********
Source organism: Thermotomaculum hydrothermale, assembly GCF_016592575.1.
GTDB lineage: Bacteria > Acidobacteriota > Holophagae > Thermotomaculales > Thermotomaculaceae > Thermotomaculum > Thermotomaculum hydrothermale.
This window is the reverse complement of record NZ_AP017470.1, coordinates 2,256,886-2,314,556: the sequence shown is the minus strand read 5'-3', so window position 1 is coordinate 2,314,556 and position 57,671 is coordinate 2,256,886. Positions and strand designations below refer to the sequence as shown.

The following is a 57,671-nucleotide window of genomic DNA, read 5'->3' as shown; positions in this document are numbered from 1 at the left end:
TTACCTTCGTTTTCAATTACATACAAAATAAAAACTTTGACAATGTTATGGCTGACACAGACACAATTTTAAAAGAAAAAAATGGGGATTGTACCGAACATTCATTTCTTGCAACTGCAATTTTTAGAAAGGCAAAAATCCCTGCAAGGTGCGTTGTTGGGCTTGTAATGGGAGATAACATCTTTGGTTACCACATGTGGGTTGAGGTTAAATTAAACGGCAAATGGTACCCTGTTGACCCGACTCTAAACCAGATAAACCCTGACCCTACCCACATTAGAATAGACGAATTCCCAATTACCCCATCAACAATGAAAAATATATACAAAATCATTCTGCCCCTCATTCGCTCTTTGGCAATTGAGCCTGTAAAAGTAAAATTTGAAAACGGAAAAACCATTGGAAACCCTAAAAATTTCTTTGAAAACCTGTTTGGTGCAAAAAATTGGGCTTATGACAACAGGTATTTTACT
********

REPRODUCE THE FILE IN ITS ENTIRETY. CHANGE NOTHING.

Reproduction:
Source organism: Thermotomaculum hydrothermale, assembly GCF_016592575.1.
GTDB lineage: Bacteria > Acidobacteriota > Holophagae > Thermotomaculales > Thermotomaculaceae > Thermotomaculum > Thermotomaculum hydrothermale.
This window is the reverse complement of record NZ_AP017470.1, coordinates 2,256,886-2,314,556: the sequence shown is the minus strand read 5'-3', so window position 1 is coordinate 2,314,556 and position 57,671 is coordinate 2,256,886. Positions and strand designations below refer to the sequence as shown.

The following is a 57,671-nucleotide window of genomic DNA, read 5'->3' as shown; positions in this document are numbered from 1 at the left end:
TTACCTTCGTTTTCAATTACATACAAAATAAAAACTTTGACAATGTTATGGCTGACACAGACACAATTTTAAAAGAAAAAAATGGGGATTGTACCGAACATTCATTTCTTGCAACTGCAATTTTTAGAAAGGCAAAAATCCCTGCAAGGTGCGTTGTTGGGCTTGTAATGGGAGATAACATCTTTGGTTACCACATGTGGGTTGAGGTTAAATTAAACGGCAAATGGTACCCTGTTGACCCGACTCTAAACCAGATAAACCCTGACCCTACCCACATTAGAATAGACGAATTCCCAATTACCCCATCAACAATGAAAAATATATACAAAATCATTCTGCCCCTCATTCGCTCTTTGGCAATTGAGCCTGTAAAAGTAAAATTTGAAAACGGAAAAACCATTGGAAACCCTAAAAATTTCTTTGAAAACCTGTTTGGTGCAAAAAATTGGGCTTATGACAACAGGTATTTTACT